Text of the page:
anger with respect to the way things are commemorated
differently. So I’m imagining a battlefield
with a solemn plaque that is commemorating an event
during the Civil War but not celebrating a person. And no matter who’s
doing the feeling, it seems never to be about how
black people feel about it. And so the intersections between
power and affect in the way things are commemorated
differently, even around the same set of events. Thank you. JULIET HOOKER: Yeah, OK. I’ll take you. And then I’ll answer
and take some more. Sorry if I’m missing anyone. AUDIENCE: I’m Peter Allen. I’m retired. This is a somewhat follow-up
question to the earlier ones. We have the example
of Nazi Germany. We have other examples
in the world, what Russia has done with statues
of Lenin and Stalin, and in Japan, the
controversy over the cemetery visit a few years back. And my question is, although
the Civil War and the monuments are really a unique
American problem, do we have anything to
learn from the way which other countries have or have
not dealt with their problems? JULIET HOOKER: So I’m going
to go ahead and answer these. Because I think they’re
actually all related. So in terms of the
question of what is the limit of
heinousness and where does it stop, which I think
are sort of the same question, I’m not interested
in thinking about it in terms of the kind of
heinousness question. Because I think that leads
us down to these weird like, OK, well, they owned slaves. And so do we take down
the names of, let’s say, a Rhode Island factory textile
owner who profited from slavery but wasn’t the slave owner? I don’t think that’s the
way to think about it. I think what I’m trying to
say is, let’s think about, OK, as a society and
as a democracy, we want to foster certain kinds
of political orientations among citizens. One of those is towards racial
justice or racial equality. Is this particular form of
moralization doing that? And I think there there
might be radiations, right? So it’s not that all of
them are the same thing. And this comes to perhaps
Nancy your question. I would be less concerned
about, let’s say– I don’t know– a marker
at a grave of somebody who died during the
Civil War than I would about a huge statue
of Robert E. Lee or a spate of
Confederate generals. And I think this question
of why it matters– I think this is why start
with Dylann Roof, right? I think it’s not
coincidental that before he goes on this spree, he goes
and visits these sites. He’s getting
something out of them. They’re nurturing
something in him. And we need to think
about that problem. And I’m not saying
that everybody who goes to visit a
Confederate memorial is going to go and
start killing people. But I’m saying that I think
we need to think about if we want to right now
have more Dylann Roofs think about other ways– about how we might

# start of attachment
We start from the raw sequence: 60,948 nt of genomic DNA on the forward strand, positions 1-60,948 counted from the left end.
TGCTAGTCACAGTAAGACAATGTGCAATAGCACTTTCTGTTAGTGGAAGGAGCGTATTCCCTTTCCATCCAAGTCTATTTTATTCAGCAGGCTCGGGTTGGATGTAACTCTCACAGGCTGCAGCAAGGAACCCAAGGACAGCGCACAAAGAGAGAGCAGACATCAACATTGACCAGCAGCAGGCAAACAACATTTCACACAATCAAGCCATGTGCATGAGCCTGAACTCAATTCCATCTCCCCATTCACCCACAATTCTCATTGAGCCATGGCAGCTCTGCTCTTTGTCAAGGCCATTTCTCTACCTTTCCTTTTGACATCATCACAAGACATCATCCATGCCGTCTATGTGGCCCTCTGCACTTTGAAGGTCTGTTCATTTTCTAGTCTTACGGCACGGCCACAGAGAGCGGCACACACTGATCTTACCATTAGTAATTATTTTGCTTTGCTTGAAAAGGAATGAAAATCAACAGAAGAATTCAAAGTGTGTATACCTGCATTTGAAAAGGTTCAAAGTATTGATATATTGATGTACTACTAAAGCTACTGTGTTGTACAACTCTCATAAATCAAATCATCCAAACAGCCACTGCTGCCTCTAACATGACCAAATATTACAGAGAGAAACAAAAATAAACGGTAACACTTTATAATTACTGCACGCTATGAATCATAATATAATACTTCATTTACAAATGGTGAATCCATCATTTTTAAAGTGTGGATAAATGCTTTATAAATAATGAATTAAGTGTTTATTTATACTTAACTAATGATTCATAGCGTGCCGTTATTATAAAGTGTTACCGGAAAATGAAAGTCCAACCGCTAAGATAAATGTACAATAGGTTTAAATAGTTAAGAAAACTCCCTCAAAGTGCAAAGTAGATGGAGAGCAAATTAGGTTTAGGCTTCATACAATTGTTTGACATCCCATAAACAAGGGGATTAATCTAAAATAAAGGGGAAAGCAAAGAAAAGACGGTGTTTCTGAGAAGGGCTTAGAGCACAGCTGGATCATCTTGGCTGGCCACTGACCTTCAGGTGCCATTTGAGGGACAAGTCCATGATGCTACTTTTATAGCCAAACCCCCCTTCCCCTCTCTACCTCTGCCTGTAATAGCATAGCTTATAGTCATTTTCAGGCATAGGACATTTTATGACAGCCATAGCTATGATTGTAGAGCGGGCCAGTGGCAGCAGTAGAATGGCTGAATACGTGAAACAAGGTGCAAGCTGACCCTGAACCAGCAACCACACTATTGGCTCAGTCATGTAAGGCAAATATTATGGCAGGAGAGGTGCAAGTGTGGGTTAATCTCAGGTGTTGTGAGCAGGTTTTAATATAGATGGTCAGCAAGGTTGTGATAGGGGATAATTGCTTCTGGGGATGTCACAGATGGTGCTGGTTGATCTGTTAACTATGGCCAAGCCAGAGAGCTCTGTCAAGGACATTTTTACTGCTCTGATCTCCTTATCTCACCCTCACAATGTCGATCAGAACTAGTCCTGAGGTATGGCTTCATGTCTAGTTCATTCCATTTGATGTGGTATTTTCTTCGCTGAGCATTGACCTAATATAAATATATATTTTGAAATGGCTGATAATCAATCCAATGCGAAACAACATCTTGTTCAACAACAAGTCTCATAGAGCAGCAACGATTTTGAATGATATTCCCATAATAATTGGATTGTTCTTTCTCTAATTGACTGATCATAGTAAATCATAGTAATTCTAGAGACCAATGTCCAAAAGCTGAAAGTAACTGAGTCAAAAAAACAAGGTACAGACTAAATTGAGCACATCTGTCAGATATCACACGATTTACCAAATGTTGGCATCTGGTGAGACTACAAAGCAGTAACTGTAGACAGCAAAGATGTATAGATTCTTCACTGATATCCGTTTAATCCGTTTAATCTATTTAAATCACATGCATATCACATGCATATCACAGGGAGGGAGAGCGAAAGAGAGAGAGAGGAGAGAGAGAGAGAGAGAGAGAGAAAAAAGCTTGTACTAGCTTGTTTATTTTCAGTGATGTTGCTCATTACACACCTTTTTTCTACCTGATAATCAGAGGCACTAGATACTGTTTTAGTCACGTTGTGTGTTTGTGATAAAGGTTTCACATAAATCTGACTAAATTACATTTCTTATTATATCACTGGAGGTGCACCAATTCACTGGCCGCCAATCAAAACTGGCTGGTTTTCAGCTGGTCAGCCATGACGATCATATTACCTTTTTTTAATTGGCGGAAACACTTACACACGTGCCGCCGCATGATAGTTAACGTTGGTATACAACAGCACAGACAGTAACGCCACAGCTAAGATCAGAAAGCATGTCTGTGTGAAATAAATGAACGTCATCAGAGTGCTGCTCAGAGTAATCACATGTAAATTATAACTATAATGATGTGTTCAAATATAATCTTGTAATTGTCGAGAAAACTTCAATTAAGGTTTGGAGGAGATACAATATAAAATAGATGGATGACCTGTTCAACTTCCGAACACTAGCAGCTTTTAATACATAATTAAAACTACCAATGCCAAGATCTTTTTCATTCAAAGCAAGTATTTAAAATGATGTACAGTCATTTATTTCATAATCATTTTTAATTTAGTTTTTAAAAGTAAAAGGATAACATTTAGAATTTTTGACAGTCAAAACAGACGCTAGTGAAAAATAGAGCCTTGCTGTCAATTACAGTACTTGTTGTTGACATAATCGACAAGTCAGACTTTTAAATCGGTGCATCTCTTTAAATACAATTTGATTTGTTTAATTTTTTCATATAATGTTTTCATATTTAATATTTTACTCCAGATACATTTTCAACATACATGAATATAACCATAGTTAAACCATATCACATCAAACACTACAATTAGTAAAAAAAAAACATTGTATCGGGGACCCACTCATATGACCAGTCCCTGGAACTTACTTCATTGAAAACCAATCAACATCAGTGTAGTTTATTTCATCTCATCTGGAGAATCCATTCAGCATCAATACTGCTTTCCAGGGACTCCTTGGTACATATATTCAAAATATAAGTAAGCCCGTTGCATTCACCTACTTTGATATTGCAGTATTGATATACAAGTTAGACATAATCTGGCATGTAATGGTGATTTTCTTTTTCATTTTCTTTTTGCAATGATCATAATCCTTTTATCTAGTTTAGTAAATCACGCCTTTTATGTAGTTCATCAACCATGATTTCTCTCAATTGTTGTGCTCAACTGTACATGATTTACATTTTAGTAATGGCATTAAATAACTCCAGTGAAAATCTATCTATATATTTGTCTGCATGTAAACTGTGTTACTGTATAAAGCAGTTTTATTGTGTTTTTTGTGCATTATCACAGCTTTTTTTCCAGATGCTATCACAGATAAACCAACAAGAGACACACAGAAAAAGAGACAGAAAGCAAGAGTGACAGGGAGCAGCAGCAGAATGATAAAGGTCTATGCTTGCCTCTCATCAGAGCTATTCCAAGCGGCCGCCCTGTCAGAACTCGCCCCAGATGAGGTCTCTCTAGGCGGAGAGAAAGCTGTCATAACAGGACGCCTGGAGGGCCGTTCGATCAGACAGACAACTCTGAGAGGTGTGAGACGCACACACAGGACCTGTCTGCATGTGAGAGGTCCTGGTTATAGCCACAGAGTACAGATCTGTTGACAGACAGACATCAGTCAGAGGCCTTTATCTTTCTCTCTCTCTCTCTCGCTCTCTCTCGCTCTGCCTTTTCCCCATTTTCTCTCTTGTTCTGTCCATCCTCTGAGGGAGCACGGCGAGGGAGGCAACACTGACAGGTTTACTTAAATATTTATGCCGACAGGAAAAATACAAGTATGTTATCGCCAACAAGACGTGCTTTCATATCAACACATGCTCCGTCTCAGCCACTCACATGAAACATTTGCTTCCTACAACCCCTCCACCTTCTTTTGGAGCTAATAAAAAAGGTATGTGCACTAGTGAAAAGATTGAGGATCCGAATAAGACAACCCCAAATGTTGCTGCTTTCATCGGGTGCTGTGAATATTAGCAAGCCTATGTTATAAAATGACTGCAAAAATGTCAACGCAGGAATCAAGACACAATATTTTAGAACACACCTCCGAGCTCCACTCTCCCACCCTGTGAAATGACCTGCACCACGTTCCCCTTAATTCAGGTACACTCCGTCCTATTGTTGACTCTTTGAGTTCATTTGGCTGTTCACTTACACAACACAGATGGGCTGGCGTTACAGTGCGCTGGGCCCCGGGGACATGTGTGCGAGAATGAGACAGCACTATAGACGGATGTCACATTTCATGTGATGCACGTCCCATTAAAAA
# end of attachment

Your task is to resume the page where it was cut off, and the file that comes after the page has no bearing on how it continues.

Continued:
foster different kinds of political imaginations
and civic dispositions. And in terms of the
question of whether we have something to learn from
other countries, I think we do. And that is one part of the
project that I want to develop. And this is why
Marti is in there. I’m particularly interested–
I mean, I will have to look, of course– one has to look at the
Holocaust and Nazi Germany. But I’m particularly interested
actually in Latin America and in particular,
I think, in Brazil on some of its own
debates about how to remember slavery
and its slave past, which has become actually
a pretty contentious issue in recent years. And there, one
interesting question is about who controls
that memory, right? So are these
representations coming from communities
of people who are descendants of enslaved people? Or are they being created
in national museums? And how are those forms
of memory different? I think I missed a few hands. So sorry. OK, I’ll start. AUDIENCE: [INAUDIBLE] SPEAKER 2: Can I ask you
to speak into the mic? Because we’re taping. [INAUDIBLE] AUDIENCE: Chris Roberts,
Pembroke Center. Thank you for the presentation. My question is actually coming
back to the notion of loss. And I was wondering
if you could maybe speak more about the way that– when does a loss–
would you say, is that at the site
point of removal? Because oftentimes,
I’m thinking about, once it comes into the
news or popular discourse that something is
going to be removed, that’s when we see these
movements happening. So how is your thinking about
this notion of white grievance connected to– yes, quote, the war
may have been lost, but we’re still
present in the public? So if you could speak a bit
more about how the monument removal specifically
maybe augments or puts a particular light
on a loss that people have [? assuaged ?]
themselves that otherwise that not
occurred or did not happen. JULIET HOOKER: OK, yeah? AUDIENCE: I mean, I guess my
question goes back to what you were saying about Dylann Roof. Because I’m from Alabama. Next to the
Department of Archives is the Confederate White House. And it’s nothing to see white
families in front of that house or going and touring the house
taking pictures in front of it with their children